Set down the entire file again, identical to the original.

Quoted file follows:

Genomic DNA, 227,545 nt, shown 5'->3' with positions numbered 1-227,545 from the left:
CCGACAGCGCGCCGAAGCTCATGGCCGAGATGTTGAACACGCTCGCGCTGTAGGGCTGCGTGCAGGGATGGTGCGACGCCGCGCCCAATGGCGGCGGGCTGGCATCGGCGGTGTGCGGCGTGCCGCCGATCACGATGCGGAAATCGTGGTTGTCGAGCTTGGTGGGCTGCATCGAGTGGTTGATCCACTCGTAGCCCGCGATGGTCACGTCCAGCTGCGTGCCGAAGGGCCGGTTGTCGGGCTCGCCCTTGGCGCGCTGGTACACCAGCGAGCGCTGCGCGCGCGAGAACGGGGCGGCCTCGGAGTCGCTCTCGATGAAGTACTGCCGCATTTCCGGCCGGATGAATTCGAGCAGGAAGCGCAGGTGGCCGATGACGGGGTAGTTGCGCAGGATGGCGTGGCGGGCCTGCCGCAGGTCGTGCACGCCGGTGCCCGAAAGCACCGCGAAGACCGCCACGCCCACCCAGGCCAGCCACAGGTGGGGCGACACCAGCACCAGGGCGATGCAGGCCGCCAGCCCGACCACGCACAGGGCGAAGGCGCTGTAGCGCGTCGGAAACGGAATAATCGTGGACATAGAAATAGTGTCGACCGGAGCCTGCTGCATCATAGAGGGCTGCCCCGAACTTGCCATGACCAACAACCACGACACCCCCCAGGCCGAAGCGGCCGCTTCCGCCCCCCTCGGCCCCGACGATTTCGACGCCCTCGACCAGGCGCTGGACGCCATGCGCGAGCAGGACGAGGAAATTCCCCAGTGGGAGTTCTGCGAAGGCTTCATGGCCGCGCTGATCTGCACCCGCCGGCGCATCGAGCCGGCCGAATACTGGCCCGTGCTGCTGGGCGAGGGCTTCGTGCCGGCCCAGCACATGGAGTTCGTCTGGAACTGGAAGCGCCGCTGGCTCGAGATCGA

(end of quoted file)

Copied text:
Genomic DNA, 227,545 nt, shown 5'->3' with positions numbered 1-227,545 from the left:
CCGACAGCGCGCCGAAGCTCATGGCCGAGATGTTGAACACGCTCGCGCTGTAGGGCTGCGTGCAGGGATGGTGCGACGCCGCGCCCAATGGCGGCGGGCTGGCATCGGCGGTGTGCGGCGTGCCGCCGATCACGATGCGGAAATCGTGGTTGTCGAGCTTGGTGGGCTGCATCGAGTGGTTGATCCACTCGTAGCCCGCGATGGTCACGTCCAGCTGCGTGCCGAAGGGCCGGTTGTCGGGCTCGCCCTTGGCGCGCTGGTACACCAGCGAGCGCTGCGCGCGCGAGAACGGGGCGGCCTCGGAGTCGCTCTCGATGAAGTACTGCCGCATTTCCGGCCGGATGAATTCGAGCAGGAAGCGCAGGTGGCCGATGACGGGGTAGTTGCGCAGGATGGCGTGGCGGGCCTGCCGCAGGTCGTGCACGCCGGTGCCCGAAAGCACCGCGAAGACCGCCACGCCCACCCAGGCCAGCCACAGGTGGGGCGACACCAGCACCAGGGCGATGCAGGCCGCCAGCCCGACCACGCACAGGGCGAAGGCGCTGTAGCGCGTCGGAAACGGAATAATCGTGGACATAGAAATAGTGTCGACCGGAGCCTGCTGCATCATAGAGGGCTGCCCCGAACTTGCCATGACCAACAACCACGACACCCCCCAGGCCGAAGCGGCCGCTTCCGCCCCCCTCGGCCCCGACGATTTCGACGCCCTCGACCAGGCGCTGGACGCCATGCGCGAGCAGGACGAGGAAATTCCCCAGTGGGAGTTCTGCGAAGGCTTCATGGCCGCGCTGATCTGCACCCGCCGGCGCATCGAGCCGGCCGAATACTGGCCCGTGCTGCTGGGCGAGGGCTTCGTGCCGGCCCAGCACATGGAGTTCGTCTGGAACTGGAAGCGCCGCTGGCTCGAGATCGA